The Lady of the Green Kirtle:
Green as Absinthe

Previous parts of the series can be read here (Part I) and here (Part II)

The Lady of the Green Kirtle and her mandolin

Ever wonder why The Lady of the Green Kirtle — also known as The Green Witch — seems to have little sprigs of greenery decorating her gown and hair in Pauline Baynes’ illustrations of her?

Well, it’s because of this.

The plant above is Artemisia absinthium, a bushy perennial shrub also known as wormwood. As you can guess by that name, its scent is not pleasant. In fact, it reeks. I know. I’ve grown it. Not only does it reek, it’s extremely bitter, so bitter most animals will not eat it. The plant has many medicinal uses and was also cultivated  to flavor spirits and wine. In late 1700s Switzerland it was combined with anise and fennel, and out of this Holy Trinity, the bright green, mind-numbing, alcoholic beverage known as absinthe was born.

Popular in fin-de-siècle France, especially Paris, absinthe was immortalized forever in the impressionist paintings of Manet, van Gogh, and Toulouse-Lautrec. Back then it was traditional to serve absinthe by decanting a portion into a glass, then slowly dripping cold water into it over a cube of sugar held over the glass’s mouth by a small slotted spoon. The sugar alleviated the drink’s bitterness, the water cut its high alcohol content, and the chill brought out in the absinthe a louche —  a cloudiness derived from chemicals in the herbs that created a pleasant aroma and refined taste. The woman in the gown holding up up the contraption was the very embodiment of this exotic ritual. She was called The Green Fairy, The Absinthe Fairy, or, sometimes, The Green Witch.

So you see where I am going with this, right?

Green Muse, by Albert Maignan (1895). A poet descends into madness in The Green Fairy’s clutches, even burning his own work in the pot-bellied stove.

Absinthe was a drink embraced by the bohemian crowd, artists and writers who enjoyed its little rituals and the special bars and cafes set up for enjoying it. As the painting above suggests it was also called The Green Muse, said to especially befuddle the senses and cause hallucinations leading the drinker into damnation and death. How much of that evil glamor was debauchery rubbed off by the likes of Rimbaud and Oscar Wilde, the high alcohol content of the drink (90–148 proof!) or toxic additives used by unscrupulous brewers remains to be seen, as modern scientific analysis confirms absinthe is no less addictive or hallucinogenic than any other alcoholic beverage. Nevertheless, the beguiling Green Fairy was blamed.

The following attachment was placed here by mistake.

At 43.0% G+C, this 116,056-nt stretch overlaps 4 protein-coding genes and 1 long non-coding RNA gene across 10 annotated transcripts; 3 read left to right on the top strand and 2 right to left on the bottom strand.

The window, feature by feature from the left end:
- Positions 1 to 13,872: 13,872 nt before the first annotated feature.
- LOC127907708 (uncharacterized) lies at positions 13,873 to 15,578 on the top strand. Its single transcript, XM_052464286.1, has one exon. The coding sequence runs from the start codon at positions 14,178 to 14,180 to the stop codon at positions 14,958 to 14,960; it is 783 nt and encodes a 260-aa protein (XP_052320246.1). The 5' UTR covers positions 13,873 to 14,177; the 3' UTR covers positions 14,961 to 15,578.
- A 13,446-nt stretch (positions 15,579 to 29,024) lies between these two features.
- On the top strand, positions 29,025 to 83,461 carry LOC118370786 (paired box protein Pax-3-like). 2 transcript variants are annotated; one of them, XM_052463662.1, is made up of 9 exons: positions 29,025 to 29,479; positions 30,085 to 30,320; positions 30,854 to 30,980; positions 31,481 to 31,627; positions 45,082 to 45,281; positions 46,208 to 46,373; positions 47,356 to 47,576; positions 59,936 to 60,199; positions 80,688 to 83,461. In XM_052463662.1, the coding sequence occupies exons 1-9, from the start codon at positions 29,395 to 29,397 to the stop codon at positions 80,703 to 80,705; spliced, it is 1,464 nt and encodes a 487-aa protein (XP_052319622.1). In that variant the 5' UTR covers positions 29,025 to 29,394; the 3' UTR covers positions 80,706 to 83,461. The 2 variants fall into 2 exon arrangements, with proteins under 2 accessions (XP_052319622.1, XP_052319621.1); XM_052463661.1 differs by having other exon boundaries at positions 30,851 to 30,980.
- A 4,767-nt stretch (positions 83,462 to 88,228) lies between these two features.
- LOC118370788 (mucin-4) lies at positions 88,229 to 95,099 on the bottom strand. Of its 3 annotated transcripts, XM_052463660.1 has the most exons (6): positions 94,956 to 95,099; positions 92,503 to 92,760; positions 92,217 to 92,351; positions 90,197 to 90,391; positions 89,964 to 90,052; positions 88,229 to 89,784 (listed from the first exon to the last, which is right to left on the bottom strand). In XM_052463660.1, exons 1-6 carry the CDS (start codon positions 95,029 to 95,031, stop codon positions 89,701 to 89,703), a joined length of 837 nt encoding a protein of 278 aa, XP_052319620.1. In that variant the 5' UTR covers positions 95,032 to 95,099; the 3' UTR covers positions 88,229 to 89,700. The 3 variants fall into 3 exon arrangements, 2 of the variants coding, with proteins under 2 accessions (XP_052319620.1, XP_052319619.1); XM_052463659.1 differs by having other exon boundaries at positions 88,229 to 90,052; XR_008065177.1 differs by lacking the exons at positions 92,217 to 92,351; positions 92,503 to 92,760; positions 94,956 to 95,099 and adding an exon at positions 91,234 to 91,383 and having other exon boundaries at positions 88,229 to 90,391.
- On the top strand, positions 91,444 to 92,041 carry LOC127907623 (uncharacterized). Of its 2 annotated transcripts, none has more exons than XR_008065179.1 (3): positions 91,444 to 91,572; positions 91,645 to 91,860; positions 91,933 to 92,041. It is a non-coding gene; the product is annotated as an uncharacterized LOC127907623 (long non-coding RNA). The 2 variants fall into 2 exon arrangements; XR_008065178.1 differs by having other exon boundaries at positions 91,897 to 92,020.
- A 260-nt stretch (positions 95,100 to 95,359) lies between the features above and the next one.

She was a traitorous mistress, leading drinkers to ruin.

Of course, ordinary folk enjoyed the drink too; it was popular throughout the European continent and even in America, where the likes of Mark Twain and Theodore Roosevelt sampled it, thanks to attractive Art Nouveau posters like these.

It’s hard to say if these green-clad, comely maidens are meant to be physical embodiments of the absinthe drink or just indicators of absinthe’s good times. Many adverts of the Victorian Age featured  similar cheesecake  even when they were shilling baking chocolate or sewing thread. Note their red or blonde hair, however; Lewis’ Green Witch also had flowing blonde locks.

Another embodiment of absinthe was this Classical, toga-clad lovely who is wearing a crown of artemisia leaves. The plant itself can be seen to the lower right of the Swiss shield.

The Swiss remained the premier manufacturers for absinthe throughout its Golden Age.

I’ve yet to read, in my admittedly shallow, research on Lewis that he took the template of The Green Fairy and used it for his more infamous Lady of the Green Kirtle. But Pauline Baynes, Lewis’ trusted illustrator, certainly did, going by the witch’s anodyne face and flowing gown with its scattered artemisia leaflets… leaflets which are nowhere in the text of The Silver Chair. Lewis had full approval over Baynes’ depictions, so it’s likely he understood, as a child of the early 20th century,  the visual reference to absinthe and let it stay.

Pernod advertisement showing artemisia leaves and flowers behind the bottle. Note that it says “Drink responsibly” in French at the bottom.

Absinthe culture and its reputation for death and decadence, crime and social disorder, had so permeated the Western world that by 1905, after a particularly violent murder blamed on absinthe consumption, petitions were circulated to ban it in Switzerland. This inspired another outbreak of Green Fairy depictions, this time showing them as deserving victims (pro-ban) or martyrs (anti-ban.)

This one is against the ban, which would have hurt Swiss distillaries the most and cause a major loss of revenue.

Despite posters like these absinthe was banned from Switzerland in 1908, the constitution even being rewritten to accomodate it. Other countries followed suit. The U.S. banned it in 1912 and France, its biggest market, in 1914. It was the end of an era, the decades afterward only cementing absinthe’s reputation as a poisonous, decadent destroyer of lives.

The perfect drink for Lewis’ Green Witch.

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